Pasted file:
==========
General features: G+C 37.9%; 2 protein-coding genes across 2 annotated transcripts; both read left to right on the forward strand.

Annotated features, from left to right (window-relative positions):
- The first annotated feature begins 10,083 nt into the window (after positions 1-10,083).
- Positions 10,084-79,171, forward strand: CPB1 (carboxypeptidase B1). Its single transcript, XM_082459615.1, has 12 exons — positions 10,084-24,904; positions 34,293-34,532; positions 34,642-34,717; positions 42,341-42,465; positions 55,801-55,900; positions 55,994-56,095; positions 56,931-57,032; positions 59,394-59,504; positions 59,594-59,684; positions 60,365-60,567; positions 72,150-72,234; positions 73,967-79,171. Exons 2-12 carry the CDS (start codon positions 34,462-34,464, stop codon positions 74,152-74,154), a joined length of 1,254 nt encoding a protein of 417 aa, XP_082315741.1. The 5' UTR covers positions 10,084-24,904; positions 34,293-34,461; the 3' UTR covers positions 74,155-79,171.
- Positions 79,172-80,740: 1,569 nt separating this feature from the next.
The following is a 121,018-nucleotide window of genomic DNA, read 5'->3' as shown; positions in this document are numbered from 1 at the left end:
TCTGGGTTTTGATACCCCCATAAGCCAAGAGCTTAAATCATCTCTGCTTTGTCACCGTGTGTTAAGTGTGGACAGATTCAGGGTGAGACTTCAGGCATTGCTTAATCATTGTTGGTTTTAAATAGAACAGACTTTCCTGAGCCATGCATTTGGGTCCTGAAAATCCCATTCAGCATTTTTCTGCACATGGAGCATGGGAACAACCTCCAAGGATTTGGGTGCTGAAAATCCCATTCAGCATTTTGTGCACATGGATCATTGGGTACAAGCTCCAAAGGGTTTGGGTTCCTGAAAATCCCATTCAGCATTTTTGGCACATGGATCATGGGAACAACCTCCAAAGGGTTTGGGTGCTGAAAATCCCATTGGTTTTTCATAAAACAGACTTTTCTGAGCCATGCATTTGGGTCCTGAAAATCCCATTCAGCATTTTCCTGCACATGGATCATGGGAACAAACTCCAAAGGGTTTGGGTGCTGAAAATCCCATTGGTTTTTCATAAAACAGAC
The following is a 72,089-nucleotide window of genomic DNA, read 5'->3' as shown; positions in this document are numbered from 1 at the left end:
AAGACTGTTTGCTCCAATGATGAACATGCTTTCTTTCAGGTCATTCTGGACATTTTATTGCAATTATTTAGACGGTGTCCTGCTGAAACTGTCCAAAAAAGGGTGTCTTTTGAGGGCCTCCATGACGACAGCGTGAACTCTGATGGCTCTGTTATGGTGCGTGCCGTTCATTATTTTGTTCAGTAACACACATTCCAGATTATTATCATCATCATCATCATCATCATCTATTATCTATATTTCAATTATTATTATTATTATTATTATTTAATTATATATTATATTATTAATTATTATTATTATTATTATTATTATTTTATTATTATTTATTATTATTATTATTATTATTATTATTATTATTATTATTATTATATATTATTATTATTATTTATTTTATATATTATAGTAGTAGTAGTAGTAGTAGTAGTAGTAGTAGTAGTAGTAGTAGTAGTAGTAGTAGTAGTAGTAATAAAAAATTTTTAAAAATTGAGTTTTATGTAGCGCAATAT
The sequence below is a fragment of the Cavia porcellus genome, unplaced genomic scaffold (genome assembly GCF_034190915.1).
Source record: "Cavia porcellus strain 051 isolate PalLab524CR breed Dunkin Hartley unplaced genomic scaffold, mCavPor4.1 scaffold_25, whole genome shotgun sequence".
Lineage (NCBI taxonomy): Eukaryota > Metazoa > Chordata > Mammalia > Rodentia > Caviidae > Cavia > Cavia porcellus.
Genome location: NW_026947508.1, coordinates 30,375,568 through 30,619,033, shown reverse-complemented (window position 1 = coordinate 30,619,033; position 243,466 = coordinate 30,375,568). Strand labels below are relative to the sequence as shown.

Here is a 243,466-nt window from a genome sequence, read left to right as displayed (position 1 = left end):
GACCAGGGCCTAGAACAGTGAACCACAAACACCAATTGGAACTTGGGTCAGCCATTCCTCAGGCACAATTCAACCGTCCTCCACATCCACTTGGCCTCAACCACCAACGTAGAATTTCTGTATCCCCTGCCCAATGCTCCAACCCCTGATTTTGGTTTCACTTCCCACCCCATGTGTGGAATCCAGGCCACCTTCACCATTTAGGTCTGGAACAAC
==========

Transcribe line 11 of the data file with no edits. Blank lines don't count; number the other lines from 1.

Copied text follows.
Source record: "Cavia porcellus strain 051 isolate PalLab524CR breed Dunkin Hartley unplaced genomic scaffold, mCavPor4.1 scaffold_25, whole genome shotgun sequence".